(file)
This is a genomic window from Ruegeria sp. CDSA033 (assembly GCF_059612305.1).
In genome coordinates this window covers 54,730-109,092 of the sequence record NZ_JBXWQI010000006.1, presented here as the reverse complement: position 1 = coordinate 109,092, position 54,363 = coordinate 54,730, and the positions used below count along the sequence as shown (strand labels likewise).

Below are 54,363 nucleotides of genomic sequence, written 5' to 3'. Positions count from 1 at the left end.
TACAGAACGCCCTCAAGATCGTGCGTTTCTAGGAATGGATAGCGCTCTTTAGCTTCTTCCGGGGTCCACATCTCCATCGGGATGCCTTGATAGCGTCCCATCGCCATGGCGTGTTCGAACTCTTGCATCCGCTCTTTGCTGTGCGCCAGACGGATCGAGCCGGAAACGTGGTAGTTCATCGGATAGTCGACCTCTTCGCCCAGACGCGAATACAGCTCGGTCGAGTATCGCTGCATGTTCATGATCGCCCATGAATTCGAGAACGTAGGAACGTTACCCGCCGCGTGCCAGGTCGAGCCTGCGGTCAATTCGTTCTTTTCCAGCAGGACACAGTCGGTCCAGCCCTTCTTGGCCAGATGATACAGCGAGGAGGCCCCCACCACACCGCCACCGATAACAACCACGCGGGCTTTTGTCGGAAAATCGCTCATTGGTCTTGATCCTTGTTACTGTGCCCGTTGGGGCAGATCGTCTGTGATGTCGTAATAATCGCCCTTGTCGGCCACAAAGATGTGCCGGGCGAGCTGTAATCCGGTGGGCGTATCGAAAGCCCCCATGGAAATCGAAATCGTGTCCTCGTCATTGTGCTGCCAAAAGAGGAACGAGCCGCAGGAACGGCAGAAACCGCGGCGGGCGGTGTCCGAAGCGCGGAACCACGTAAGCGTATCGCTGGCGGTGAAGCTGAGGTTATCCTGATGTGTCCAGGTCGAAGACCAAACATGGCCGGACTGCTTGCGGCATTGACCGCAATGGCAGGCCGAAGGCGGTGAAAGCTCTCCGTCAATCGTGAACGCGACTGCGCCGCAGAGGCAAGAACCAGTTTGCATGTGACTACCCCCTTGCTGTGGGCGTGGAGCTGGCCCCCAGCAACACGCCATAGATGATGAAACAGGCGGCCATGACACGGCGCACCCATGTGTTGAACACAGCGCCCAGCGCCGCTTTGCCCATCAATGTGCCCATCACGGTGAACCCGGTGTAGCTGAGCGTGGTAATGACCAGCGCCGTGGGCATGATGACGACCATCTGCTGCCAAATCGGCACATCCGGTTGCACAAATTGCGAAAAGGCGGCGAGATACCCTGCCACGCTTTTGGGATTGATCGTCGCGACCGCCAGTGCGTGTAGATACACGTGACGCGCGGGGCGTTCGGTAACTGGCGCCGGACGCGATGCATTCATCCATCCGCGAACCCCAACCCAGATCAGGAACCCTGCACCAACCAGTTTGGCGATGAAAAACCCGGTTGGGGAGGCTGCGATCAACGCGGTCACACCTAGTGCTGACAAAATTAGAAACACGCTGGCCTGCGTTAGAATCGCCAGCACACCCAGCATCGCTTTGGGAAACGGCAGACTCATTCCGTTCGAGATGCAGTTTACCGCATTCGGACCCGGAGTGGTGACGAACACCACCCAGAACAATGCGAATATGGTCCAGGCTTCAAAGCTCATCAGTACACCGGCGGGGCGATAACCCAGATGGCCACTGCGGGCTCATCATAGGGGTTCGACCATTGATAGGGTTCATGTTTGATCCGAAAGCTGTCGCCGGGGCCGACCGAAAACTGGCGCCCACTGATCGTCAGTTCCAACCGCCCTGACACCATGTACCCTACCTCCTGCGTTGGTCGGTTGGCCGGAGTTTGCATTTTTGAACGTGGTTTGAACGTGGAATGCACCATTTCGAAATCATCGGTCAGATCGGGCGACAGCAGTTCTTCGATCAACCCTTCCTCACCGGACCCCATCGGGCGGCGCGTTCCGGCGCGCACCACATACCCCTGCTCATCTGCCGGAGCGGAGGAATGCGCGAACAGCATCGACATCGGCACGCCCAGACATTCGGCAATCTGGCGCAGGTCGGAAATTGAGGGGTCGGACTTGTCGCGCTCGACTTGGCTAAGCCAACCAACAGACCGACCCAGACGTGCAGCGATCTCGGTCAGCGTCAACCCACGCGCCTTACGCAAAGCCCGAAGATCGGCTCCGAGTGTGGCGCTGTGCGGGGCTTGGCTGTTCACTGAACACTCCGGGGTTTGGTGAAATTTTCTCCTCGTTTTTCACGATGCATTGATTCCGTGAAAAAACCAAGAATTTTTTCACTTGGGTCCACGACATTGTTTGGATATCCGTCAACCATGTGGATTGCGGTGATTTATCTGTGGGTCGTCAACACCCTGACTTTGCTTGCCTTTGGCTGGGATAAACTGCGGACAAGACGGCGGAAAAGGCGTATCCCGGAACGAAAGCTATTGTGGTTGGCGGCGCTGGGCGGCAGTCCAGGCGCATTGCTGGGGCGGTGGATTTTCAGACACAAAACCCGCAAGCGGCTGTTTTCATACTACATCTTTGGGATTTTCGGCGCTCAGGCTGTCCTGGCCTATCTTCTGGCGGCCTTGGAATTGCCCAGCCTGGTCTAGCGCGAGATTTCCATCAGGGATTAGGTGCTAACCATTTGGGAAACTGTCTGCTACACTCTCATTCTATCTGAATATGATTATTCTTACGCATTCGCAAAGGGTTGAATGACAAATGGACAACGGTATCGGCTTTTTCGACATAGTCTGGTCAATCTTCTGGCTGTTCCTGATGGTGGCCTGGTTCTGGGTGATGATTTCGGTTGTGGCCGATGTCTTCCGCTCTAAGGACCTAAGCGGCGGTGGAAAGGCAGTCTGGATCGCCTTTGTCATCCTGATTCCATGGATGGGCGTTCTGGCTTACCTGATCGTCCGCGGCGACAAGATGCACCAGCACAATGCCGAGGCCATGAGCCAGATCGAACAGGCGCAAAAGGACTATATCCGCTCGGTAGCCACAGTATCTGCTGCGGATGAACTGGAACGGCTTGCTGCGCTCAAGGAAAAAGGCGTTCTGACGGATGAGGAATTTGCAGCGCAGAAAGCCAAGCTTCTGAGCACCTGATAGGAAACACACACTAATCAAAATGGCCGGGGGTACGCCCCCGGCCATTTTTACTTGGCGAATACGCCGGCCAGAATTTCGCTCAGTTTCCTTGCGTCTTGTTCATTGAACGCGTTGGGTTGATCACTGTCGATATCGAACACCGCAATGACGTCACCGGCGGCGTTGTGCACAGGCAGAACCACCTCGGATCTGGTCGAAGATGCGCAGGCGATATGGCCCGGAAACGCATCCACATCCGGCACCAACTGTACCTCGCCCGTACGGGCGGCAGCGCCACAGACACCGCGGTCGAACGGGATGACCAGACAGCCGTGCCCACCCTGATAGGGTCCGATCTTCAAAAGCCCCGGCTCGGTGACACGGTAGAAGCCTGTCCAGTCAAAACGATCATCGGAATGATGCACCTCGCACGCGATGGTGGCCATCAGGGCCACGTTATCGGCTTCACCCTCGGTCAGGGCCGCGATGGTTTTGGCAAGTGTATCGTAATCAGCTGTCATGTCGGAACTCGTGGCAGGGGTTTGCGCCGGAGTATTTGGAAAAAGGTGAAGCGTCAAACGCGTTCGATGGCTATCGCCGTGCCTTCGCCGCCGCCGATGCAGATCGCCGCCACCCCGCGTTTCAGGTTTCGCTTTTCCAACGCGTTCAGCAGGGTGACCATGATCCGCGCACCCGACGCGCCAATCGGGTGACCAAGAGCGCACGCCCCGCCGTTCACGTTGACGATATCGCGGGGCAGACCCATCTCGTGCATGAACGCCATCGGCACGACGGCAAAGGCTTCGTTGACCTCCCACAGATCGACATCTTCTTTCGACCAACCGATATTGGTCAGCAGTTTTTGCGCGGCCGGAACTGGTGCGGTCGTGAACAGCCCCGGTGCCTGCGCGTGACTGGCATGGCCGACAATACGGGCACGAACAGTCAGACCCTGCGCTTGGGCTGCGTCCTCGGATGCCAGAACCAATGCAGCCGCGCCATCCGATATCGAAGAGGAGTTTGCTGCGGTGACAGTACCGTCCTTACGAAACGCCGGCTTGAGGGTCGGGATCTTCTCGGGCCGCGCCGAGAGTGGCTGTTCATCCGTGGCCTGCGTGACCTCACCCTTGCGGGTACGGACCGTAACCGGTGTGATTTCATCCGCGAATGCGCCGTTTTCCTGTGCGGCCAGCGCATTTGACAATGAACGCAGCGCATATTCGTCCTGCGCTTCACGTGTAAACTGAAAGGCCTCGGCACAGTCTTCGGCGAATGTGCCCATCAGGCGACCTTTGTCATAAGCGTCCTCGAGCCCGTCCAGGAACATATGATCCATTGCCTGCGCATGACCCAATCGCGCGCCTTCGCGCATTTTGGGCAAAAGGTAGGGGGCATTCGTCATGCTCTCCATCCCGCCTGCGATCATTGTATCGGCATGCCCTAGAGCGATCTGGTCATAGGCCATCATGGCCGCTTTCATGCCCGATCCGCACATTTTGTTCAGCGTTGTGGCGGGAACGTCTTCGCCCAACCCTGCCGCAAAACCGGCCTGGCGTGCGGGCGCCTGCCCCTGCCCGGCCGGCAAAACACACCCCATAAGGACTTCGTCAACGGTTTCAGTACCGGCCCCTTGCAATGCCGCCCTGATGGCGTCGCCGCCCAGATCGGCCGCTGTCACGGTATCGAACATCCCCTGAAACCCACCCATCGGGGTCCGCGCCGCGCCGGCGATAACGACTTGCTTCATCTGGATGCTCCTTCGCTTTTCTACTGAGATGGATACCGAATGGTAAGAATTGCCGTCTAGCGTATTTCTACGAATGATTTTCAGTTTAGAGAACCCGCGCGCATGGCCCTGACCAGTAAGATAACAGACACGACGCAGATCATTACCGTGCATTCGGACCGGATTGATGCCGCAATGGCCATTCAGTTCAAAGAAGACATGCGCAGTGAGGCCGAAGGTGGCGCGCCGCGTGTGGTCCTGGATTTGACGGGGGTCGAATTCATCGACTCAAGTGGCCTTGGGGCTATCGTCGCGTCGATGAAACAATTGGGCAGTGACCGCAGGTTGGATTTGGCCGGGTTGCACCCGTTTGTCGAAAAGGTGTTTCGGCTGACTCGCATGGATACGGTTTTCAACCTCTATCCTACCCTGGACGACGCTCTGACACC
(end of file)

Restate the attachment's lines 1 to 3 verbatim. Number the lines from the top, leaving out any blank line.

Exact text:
This is a genomic window from Ruegeria sp. CDSA033 (assembly GCF_059612305.1).
In genome coordinates this window covers 54,730-109,092 of the sequence record NZ_JBXWQI010000006.1, presented here as the reverse complement: position 1 = coordinate 109,092, position 54,363 = coordinate 54,730, and the positions used below count along the sequence as shown (strand labels likewise).

Below are 54,363 nucleotides of genomic sequence, written 5' to 3'. Positions count from 1 at the left end.